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Big sequels to Mamma Mia and The Equalizer plus Joaquin Phoenix and Gus Van Sant’s return with Don’t Worry …

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That persona is intact—he reads Proust and Ta-Nehisi Coates—but there’s more of a common action hero in him this time along with a few logical problems. His job these days is to drive for Lyft, the Uber alternative, but his previous calling, intelligence agent, keeps pulling him back. His former supervisor (Melissa Leo) is killed in Brussels where she went to investigate some previous murders, and with advice from a former associate (Pedro Pascal) he tries to find out what’s going on. The film doesn’t explain that very well, something about a rogue group bitter over government cut backs. It switches back and forth among several locations far too often and yet the Equalizer does much of his sleuthing just on a smart phone. Some of his key insights appear to him in a dream. Credibility gets a real test though when the two main adversaries choose to hold their climactic fight on a tower, in the middle of a hurricane. Despite all that, and thanks to Washington’s appealing charm and Antoine Fuqua’s brisk direction, this film will keep you engaged. (Scotiabank, Marine Gateway and suburban theatres) 2 ½ out of 5

DON’T WORRY, HE WON’T GET FAR ON FOOT: Joaquin Phoenix delivers another of his remarkable performances in this true story of a quadriplegic who became a celebrity cartoonist. He really does disappear into the role as John Callahan from Portland, Oregon back when Jimmy Carter was president. He was prone to self-pity because he was adopted (mom “didn’t want me”), became an aimless alcoholic and one night, being driven to yet another party, was paralyzed in an accident. His friend, played by Jack Black, had fallen asleep at the wheel but escaped with only scratches.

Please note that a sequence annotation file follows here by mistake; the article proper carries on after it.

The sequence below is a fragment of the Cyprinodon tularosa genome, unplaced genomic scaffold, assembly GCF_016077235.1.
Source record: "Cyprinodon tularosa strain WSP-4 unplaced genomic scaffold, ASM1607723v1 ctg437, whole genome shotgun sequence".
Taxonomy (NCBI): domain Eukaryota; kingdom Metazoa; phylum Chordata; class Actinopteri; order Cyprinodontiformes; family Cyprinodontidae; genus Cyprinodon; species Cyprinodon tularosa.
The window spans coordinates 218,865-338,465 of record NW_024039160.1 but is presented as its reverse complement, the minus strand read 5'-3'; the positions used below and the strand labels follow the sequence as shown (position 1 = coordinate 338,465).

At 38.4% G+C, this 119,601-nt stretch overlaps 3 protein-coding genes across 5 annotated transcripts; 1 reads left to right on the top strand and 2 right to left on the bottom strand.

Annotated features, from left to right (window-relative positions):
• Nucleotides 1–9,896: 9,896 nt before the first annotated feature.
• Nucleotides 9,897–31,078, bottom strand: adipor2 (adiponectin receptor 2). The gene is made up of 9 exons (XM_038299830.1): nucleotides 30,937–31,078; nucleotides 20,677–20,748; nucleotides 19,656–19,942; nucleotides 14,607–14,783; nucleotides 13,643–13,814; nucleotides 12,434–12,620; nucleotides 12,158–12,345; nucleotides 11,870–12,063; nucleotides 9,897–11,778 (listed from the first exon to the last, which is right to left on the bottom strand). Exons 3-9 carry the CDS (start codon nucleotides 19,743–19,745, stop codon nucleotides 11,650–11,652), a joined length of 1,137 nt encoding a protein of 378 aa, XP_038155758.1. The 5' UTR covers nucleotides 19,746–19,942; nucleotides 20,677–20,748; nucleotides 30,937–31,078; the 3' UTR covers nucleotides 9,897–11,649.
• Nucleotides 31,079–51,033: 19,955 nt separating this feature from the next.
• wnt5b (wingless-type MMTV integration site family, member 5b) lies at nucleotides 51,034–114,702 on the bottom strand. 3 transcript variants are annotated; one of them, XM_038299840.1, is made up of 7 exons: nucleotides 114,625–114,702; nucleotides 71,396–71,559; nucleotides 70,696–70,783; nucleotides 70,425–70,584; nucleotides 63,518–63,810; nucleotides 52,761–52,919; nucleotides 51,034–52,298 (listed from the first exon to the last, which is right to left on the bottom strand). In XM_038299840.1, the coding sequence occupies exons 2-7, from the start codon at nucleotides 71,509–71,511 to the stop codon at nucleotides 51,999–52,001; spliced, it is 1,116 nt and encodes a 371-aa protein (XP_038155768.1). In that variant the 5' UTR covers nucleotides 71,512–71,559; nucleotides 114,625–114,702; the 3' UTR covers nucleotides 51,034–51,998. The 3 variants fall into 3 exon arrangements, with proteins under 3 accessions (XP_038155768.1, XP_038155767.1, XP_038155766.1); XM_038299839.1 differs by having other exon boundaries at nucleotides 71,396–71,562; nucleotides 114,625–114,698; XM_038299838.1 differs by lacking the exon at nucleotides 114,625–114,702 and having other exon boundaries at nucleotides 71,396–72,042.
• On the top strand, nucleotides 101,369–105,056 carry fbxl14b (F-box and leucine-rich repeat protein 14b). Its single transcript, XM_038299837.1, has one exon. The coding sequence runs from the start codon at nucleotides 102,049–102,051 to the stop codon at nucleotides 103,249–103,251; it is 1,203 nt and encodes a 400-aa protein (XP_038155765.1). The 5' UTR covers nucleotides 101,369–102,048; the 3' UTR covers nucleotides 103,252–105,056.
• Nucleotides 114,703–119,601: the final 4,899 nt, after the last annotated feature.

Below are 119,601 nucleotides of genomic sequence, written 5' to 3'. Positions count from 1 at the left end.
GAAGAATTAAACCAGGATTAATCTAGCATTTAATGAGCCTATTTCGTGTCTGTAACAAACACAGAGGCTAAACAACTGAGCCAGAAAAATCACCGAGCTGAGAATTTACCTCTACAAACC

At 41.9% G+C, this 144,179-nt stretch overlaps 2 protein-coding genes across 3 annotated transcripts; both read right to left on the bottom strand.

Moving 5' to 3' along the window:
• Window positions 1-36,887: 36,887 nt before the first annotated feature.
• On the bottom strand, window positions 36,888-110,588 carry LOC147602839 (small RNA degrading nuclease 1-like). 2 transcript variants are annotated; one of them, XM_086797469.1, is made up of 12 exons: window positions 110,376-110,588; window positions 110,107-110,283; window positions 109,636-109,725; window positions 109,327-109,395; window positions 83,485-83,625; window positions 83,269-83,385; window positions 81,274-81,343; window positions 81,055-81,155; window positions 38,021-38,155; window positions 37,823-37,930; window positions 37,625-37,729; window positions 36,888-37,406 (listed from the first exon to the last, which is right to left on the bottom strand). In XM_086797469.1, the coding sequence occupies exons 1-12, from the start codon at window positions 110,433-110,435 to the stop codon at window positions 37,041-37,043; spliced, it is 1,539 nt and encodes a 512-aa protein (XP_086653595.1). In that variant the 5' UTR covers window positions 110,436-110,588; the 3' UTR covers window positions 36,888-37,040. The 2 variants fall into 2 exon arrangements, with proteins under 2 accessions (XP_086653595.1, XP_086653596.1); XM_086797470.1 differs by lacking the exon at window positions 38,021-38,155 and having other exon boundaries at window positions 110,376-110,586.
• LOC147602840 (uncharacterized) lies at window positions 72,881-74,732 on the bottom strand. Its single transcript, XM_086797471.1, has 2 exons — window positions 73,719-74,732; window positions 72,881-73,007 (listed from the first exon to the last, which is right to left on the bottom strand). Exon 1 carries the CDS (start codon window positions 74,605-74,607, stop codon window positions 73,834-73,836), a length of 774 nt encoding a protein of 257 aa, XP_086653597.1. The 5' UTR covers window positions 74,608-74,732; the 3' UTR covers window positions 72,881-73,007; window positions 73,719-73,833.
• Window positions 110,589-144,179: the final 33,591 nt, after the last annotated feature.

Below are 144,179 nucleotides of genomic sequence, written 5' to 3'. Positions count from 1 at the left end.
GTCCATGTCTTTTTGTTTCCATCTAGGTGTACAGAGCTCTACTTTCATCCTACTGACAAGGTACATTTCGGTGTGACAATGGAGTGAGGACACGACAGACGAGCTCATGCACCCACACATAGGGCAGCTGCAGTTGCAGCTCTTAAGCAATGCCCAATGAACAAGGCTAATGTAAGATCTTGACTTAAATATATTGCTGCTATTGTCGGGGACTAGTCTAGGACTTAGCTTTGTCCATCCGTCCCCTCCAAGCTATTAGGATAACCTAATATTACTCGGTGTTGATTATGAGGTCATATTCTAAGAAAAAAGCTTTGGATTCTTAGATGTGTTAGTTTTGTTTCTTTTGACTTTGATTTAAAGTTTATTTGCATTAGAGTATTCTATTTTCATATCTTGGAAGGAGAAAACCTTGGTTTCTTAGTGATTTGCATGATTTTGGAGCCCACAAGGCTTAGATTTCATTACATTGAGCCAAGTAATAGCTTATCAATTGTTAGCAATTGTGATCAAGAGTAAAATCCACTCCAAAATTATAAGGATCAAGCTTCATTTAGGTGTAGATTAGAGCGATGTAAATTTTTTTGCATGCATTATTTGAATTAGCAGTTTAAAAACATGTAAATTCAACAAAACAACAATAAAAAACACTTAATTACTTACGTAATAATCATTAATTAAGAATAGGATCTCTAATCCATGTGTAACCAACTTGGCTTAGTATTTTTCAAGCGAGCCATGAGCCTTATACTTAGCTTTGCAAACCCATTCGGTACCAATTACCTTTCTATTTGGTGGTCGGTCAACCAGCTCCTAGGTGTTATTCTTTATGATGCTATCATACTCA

John was the prisoner of two on-going processes in his life. There’s the difficult therapy he had to undergo. We see and get a good understanding of it because it’s quite graphically displayed, or as in the case of his sexual needs, discussed.  (Some of that is shown too, but tastefully). We also see him at AA meetings listening to alcoholics bare their soul and a leader offering advice. Jonah Hill plays that role straight and forcefully. He scolds, shames, encourages, prods him to work through the 12-step program and suggests he turn his talent for doodling into a career as a cartoonist. Getting published wasn’t easy and then controversial because of his acerbic humor. The film’s title was one of his captions. Ultimately there’s a bigger struggle. He was told to forgive everybody, including his mother, the driver and himself. It’s an emotional journey, well-crafted by director Gus Van Sant, making a strong comeback after some duds. Rooney Mara plays a girlfriend and there's a song Callahan recorded playing during the end credits.  (5th Avenue) 3 ½ out of 5   

MARY SHELLEY: Young women finding their own way is a big theme right now. It up above in Mamma Mia, next week in Eighth Grade and here in the story of the woman who wrote Frankenstein. This film uses the Masterpiece Theatre approach to tell it, with fine period set design and eloquent performances of an intelligent script. Whatever unsavory elements appear in this tale are delivered with a sheen of class.


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